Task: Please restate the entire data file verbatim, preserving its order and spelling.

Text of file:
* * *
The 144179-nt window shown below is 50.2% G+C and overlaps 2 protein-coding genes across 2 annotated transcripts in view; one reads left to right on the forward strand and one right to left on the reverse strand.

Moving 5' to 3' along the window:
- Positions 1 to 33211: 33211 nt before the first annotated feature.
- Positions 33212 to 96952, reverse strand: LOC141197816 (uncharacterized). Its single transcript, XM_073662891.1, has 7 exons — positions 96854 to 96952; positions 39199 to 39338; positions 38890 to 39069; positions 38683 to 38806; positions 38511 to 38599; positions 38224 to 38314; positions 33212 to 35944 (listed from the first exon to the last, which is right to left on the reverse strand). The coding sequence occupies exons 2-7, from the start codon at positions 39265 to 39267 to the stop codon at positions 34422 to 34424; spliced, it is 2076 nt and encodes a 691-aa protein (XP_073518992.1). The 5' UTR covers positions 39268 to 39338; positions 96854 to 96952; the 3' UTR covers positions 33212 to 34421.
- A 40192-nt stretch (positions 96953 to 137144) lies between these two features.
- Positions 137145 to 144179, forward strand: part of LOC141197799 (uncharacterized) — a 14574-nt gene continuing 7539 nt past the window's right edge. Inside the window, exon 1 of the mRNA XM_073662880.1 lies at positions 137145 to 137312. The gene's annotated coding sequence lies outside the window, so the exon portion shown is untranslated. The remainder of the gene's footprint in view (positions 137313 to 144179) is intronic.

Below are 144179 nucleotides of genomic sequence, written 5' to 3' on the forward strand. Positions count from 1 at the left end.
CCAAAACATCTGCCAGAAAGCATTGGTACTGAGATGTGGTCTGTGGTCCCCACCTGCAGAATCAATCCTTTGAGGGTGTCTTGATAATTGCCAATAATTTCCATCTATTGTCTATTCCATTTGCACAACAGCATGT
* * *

The 144179-nt window shown below is 50.2% G+C and overlaps 2 protein-coding genes across 2 annotated transcripts in view; one reads left to right on the forward strand and one right to left on the reverse strand.

Moving 5' to 3' along the window:
- Positions 1 to 33211: 33211 nt before the first annotated feature.
- Positions 33212 to 96952, reverse strand: LOC141197816 (uncharacterized). Its single transcript, XM_073662891.1, has 7 exons — positions 96854 to 96952; positions 39199 to 39338; positions 38890 to 39069; positions 38683 to 38806; positions 38511 to 38599; positions 38224 to 38314; positions 33212 to 35944 (listed from the first exon to the last, which is right to left on the reverse strand). The coding sequence occupies exons 2-7, from the start codon at positions 39265 to 39267 to the stop codon at positions 34422 to 34424; spliced, it is 2076 nt and encodes a 691-aa protein (XP_073518992.1). The 5' UTR covers positions 39268 to 39338; positions 96854 to 96952; the 3' UTR covers positions 33212 to 34421.
- A 40192-nt stretch (positions 96953 to 137144) lies between these two features.
- Positions 137145 to 144179, forward strand: part of LOC141197799 (uncharacterized) — a 14574-nt gene continuing 7539 nt past the window's right edge. Inside the window, exon 1 of the mRNA XM_073662880.1 lies at positions 137145 to 137312. The gene's annotated coding sequence lies outside the window, so the exon portion shown is untranslated. The remainder of the gene's footprint in view (positions 137313 to 144179) is intronic.

Below are 144179 nucleotides of genomic sequence, written 5' to 3' on the forward strand. Positions count from 1 at the left end.
CCAAAACATCTGCCAGAAAGCATTGGTACTGAGATGTGGTCTGTGGTCCCCACCTGCAGAATCAATCCTTTGAGGGTGTCTTGATAATTGCCAATAATTTCCATCTATTGTCTATTCCATTTGCACAACAGCATGT